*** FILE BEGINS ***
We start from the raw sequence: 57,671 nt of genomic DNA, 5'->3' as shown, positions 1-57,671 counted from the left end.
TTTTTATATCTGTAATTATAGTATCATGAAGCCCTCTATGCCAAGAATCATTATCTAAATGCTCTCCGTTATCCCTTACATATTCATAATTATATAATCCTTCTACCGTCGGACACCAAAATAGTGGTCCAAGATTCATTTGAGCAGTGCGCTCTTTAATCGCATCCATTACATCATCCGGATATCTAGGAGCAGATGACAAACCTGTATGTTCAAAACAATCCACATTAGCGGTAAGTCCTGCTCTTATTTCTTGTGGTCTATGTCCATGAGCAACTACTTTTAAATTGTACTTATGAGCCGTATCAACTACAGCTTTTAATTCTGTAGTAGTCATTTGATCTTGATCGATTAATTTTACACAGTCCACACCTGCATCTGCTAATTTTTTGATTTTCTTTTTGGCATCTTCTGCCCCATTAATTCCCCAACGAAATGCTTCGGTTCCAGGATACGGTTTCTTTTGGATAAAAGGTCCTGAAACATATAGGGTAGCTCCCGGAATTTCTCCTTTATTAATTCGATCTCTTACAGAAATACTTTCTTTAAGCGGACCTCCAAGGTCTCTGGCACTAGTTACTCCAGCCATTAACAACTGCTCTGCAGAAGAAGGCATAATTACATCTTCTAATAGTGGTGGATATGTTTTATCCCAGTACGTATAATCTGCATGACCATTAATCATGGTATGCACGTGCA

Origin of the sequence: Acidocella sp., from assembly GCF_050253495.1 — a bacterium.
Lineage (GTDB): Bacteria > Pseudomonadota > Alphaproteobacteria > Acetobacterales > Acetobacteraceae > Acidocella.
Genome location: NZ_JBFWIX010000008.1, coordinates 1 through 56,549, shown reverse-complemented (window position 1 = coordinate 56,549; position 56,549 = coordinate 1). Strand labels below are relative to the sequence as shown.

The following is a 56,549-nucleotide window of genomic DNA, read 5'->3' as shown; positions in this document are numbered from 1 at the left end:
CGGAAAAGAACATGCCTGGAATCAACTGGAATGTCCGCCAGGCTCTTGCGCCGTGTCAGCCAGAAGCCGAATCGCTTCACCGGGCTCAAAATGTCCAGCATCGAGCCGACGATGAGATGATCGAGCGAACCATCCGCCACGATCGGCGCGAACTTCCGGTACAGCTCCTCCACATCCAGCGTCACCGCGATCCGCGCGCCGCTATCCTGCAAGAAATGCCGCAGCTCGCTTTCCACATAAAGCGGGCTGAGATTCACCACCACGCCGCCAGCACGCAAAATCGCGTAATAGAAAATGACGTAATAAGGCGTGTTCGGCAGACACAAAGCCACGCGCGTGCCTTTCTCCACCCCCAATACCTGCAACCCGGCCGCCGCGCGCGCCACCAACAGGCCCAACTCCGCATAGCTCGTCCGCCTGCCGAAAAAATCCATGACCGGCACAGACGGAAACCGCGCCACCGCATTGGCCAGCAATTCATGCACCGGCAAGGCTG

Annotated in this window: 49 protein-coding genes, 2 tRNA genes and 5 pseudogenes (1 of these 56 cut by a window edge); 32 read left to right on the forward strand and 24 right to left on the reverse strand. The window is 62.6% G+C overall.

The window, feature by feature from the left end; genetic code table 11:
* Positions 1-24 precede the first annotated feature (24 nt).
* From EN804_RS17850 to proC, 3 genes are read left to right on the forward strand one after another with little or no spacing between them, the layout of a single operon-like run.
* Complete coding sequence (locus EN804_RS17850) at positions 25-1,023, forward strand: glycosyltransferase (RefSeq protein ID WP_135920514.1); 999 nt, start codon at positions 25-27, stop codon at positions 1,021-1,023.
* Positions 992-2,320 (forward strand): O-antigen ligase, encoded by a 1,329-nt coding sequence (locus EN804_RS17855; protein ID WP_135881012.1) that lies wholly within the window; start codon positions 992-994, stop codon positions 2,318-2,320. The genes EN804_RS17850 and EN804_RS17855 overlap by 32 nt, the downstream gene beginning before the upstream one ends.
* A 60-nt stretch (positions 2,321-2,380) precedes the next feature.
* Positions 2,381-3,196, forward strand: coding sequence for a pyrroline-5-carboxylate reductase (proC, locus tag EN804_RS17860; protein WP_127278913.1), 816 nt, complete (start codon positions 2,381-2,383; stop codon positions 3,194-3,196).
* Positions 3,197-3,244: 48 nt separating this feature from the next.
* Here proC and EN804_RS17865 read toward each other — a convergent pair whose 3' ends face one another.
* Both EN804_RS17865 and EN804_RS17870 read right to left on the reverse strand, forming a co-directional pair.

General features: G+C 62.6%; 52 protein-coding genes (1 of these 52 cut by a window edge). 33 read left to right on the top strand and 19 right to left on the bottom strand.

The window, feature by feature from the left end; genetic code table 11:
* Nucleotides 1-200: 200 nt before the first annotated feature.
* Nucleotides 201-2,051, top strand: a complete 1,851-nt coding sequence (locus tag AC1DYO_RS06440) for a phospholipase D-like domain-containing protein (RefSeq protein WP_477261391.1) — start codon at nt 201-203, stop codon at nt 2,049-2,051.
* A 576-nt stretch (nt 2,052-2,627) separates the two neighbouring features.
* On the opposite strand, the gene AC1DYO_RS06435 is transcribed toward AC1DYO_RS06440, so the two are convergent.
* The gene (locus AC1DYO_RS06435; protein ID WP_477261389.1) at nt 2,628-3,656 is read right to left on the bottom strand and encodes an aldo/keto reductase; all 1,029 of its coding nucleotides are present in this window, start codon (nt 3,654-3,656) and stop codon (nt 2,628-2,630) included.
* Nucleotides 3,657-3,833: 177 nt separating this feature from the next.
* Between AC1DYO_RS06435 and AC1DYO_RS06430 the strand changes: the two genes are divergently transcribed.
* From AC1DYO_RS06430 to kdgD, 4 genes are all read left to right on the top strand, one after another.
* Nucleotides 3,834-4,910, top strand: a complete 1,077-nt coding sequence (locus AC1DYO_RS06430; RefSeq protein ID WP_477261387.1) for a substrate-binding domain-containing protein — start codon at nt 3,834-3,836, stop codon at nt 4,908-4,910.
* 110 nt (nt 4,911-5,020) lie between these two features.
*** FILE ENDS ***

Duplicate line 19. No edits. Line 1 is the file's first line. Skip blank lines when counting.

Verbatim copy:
General features: G+C 62.6%; 52 protein-coding genes (1 of these 52 cut by a window edge). 33 read left to right on the top strand and 19 right to left on the bottom strand.